Did the district court abuse its discretion by denying Fathers request to present the testimony of two expert witnesses?
[¶ 14]Father sought to present the testimony of two expert witnesses. Their testimony, he argues, was relevant to discerning the best interest of the child and would support his contention that the then existing visitation schedule was reasonable. The district court, however, excluded the testimony of these witnesses following Mothers oral motion in limine. A decision to admit or reject expert testimony rests solely within the discretion of the district court and is not disturbed on appeal absent a clear showing of an abuse of discretion. Dean v. State, 2008 WY 124, 14, 194 P.3d 299, 303 (Wyo.2008).
[¶ 15]The district court found that proposed expert witness Dr. Denison had a conflict of interest as a result of serving as a mediator for the parties and, therefore, would be precluded from testifying. The district court also limited the scope of the testimony of expert witness Renee Hansen to the impact on children of traveling as a result of visitation orders involving parents living far apart from one another. The district court specifically disallowed Ms. Hansen from testifying regarding the best interest of the child in the instant case.
[¶ 16] We cannot find how either of these restrictions represent an abuse of discretion on the part of the district court. It is not beyond the bounds of reason for the district court to be concerned that a witness previously involved with Mother and Father as a mediator in their divorce proceedings may have become biased for or against one of the parents. With regard to Ms. Hansen, the district court determined that her testimony would present an evaluation of the custodial arrangement. The district court did not abuse its discretion in restricting the scope of Ms. Hansens potential testimony because the custody of the child was not a matter in dispute.
Did the district court err by denying Father's claims for abatement of child support?
[¶ 17] Father filed three separate claims for abatement of child support. All three were denied and Father now appeals those denials. In its entirety, the district court's decision was as follows: “The abatements now pending before the court are denied. They were procedurally defective, through the fault only of the Court order previously put into place by agreement of the parties and drafted by [Father].” Neither appellate brief was able to clarify “the fault” of the previous order referred to by the district court, nor can we ascertain the meaning and significance of the reference. Nevertheless, we will address the arguments made by Mother and Father on appeal.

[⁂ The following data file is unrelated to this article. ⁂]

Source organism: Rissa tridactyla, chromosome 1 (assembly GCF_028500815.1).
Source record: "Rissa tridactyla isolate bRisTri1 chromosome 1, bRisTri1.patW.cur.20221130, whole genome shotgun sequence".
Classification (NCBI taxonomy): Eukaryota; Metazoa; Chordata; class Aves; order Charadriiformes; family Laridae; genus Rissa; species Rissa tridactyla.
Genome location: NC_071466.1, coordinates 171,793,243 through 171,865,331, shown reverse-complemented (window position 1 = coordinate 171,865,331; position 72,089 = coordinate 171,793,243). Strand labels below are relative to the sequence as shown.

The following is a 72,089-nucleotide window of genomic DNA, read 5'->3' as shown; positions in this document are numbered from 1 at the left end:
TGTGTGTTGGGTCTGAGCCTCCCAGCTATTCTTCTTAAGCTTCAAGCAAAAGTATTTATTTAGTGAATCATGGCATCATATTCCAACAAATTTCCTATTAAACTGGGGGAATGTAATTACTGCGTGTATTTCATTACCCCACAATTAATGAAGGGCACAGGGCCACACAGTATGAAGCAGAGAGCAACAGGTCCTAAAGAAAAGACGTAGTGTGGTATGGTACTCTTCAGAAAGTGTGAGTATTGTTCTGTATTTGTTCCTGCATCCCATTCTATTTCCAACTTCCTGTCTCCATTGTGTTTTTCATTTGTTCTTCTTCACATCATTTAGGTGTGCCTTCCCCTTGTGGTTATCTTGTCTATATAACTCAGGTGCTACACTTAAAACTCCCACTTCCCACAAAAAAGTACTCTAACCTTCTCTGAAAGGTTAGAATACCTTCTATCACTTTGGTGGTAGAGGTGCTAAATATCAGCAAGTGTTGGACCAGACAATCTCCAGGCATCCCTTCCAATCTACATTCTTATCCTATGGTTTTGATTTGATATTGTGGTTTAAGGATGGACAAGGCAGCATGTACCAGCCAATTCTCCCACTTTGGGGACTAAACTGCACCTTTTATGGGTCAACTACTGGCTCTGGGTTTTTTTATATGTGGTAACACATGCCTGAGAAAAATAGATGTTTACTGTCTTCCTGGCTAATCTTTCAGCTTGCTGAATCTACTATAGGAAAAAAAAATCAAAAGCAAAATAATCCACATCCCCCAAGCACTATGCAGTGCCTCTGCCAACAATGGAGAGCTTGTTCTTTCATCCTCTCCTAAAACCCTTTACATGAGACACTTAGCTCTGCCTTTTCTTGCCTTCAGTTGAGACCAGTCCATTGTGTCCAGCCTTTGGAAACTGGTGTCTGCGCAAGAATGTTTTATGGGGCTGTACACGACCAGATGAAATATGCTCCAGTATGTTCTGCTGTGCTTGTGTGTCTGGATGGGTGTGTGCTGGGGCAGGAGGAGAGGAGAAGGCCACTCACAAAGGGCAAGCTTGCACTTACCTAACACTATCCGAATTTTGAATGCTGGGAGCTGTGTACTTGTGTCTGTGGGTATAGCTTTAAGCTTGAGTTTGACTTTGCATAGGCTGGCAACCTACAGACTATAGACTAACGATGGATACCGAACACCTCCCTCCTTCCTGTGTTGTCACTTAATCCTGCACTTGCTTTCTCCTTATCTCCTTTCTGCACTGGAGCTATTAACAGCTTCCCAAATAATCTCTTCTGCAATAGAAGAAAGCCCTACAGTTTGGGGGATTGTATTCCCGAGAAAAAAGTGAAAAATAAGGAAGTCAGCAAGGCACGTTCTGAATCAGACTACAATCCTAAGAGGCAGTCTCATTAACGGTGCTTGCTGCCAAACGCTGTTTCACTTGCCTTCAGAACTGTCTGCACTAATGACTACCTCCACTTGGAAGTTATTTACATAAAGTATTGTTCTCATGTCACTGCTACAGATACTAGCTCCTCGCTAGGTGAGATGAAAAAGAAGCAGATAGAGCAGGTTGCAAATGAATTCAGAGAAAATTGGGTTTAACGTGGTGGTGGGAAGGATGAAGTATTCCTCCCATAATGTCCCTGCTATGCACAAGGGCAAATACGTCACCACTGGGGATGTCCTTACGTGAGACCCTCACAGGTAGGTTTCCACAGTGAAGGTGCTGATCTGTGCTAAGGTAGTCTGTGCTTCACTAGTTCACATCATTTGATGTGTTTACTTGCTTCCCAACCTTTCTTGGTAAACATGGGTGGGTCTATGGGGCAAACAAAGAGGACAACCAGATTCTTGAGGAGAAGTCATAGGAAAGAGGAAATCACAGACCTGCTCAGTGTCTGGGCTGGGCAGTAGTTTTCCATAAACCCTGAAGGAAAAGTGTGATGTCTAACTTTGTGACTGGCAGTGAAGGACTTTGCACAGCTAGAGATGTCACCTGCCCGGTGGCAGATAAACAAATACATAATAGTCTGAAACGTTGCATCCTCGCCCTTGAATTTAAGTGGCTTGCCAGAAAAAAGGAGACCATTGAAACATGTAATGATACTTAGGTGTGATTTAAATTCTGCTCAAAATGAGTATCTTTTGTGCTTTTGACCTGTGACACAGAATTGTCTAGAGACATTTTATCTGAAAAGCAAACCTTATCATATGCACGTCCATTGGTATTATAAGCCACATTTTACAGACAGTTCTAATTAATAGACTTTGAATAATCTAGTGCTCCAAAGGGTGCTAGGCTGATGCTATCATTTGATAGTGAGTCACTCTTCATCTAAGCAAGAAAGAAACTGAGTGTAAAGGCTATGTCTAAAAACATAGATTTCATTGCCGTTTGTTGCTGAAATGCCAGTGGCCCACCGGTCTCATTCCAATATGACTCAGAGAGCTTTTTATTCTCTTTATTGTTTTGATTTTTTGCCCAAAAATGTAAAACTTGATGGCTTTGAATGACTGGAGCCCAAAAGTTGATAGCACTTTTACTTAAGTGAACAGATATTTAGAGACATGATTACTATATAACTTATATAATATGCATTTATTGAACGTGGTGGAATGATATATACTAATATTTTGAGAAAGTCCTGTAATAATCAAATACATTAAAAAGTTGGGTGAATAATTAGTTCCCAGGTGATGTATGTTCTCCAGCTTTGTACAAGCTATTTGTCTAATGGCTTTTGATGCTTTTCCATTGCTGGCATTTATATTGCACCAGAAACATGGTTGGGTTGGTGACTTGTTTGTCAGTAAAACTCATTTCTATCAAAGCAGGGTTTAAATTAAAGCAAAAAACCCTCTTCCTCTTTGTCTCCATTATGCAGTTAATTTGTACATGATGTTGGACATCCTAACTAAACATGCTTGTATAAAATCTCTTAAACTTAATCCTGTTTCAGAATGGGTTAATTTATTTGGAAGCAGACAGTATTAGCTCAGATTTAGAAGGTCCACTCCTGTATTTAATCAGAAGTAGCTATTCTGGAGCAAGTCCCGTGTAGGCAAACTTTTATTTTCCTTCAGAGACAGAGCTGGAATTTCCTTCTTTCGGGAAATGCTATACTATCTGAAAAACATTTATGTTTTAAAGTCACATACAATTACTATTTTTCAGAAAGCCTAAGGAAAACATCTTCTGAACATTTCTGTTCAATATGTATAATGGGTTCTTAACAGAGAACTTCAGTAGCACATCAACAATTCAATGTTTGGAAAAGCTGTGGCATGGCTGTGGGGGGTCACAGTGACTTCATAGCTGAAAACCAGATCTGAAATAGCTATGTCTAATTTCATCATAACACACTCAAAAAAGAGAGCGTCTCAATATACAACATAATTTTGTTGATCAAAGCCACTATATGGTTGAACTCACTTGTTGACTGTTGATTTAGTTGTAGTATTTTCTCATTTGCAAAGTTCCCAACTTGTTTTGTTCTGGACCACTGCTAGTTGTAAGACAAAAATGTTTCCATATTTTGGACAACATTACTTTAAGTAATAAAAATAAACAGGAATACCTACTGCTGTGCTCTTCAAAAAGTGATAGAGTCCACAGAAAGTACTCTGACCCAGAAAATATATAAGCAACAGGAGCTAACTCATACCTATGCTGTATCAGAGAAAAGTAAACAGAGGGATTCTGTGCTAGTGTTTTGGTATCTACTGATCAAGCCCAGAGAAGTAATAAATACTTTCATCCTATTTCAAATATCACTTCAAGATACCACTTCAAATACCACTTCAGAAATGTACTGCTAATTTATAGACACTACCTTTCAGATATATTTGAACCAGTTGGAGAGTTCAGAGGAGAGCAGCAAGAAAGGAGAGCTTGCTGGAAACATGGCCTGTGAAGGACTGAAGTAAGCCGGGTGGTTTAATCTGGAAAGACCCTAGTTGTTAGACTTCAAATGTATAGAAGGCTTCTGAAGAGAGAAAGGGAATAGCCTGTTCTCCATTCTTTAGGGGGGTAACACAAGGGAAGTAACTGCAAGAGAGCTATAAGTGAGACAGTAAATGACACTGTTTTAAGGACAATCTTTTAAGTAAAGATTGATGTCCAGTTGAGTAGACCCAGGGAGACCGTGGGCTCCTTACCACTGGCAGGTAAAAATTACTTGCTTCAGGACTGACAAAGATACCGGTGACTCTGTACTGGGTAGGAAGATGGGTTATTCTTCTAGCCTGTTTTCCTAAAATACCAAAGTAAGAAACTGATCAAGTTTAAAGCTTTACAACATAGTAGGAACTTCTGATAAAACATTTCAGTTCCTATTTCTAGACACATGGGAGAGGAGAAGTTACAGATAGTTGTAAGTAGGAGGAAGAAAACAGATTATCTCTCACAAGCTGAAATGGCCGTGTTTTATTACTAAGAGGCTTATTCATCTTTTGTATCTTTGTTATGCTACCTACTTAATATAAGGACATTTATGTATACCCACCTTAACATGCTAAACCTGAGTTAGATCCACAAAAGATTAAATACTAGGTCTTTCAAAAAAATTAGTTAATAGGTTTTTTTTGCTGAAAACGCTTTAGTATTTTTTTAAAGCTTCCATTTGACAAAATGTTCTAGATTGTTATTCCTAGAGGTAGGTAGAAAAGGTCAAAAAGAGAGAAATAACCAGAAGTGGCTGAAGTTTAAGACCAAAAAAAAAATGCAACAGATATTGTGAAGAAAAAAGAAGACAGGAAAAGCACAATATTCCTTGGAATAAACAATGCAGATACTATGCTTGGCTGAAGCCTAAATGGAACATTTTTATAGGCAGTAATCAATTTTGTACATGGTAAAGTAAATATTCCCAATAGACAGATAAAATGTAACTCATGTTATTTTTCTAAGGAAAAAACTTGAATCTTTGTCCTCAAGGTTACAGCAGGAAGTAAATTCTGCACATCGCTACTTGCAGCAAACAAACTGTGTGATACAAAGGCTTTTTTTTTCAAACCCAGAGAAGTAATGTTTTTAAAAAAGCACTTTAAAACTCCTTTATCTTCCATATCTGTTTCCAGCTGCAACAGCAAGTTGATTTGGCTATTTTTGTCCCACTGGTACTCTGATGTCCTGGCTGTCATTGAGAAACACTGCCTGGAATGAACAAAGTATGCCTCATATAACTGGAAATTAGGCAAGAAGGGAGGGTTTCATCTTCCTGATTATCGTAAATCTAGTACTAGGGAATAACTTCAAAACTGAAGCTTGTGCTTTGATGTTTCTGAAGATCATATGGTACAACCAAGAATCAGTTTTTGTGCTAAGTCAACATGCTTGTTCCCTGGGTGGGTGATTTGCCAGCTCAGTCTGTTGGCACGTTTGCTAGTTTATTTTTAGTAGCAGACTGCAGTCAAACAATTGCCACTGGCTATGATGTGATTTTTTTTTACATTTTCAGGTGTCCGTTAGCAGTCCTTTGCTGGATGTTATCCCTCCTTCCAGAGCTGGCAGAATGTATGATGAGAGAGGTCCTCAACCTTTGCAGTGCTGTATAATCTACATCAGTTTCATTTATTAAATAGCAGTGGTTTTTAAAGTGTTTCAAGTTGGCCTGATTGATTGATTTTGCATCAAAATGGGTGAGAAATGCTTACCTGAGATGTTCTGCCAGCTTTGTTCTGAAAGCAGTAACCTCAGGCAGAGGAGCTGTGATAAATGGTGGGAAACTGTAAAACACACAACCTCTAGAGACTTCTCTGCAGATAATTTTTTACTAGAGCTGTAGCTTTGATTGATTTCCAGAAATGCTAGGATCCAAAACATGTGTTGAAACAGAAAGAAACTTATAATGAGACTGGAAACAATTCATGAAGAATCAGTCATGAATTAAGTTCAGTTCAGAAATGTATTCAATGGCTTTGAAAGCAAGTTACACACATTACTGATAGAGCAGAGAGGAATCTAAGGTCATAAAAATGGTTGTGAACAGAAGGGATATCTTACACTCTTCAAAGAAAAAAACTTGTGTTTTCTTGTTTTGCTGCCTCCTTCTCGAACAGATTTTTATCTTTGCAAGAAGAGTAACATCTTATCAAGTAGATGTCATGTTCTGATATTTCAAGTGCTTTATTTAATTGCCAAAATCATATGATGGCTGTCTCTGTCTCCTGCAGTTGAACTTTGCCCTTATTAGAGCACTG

[¶ 18] The parties' briefs suggest that the facts relevant to this issue are not in dispute. Rather, their arguments are focused on the requirements and application of the abatement statute. We review such questions of law de novo. Plymale v. Donnelly, 2007 WY 77, ¶ 21, 157 P.3d 933, 938 (Wyo.2007).
[¶ 19] Abatement of child support is a statutory creation. Its requirements are clear:
(a) Unless otherwise ordered by the court, child support shall abate by one-half (1/2) of the daily support obligation for each day the noncustodial parent has physical custody of the child for whom support is due, provided that the noncustodial parent has custody of the child for fifteen (15) or more consecutive days. For the purposes of computing abatement and determining whether the noncustodial parent has met the consecutive day requirement of this subsection, overnight and weekend visits with the custodial parent during the period for which abatement is claimed shall be disregarded.
(h) For purposes of this section, “weekend” means any two (2) consecutive days, except if a legal holiday precedes or follows the days constituting a weekend under this section the weekend shall consist of three (3) days.
Wyo. Stat. Ann. § 20–2–305 (LexisNexis 2011).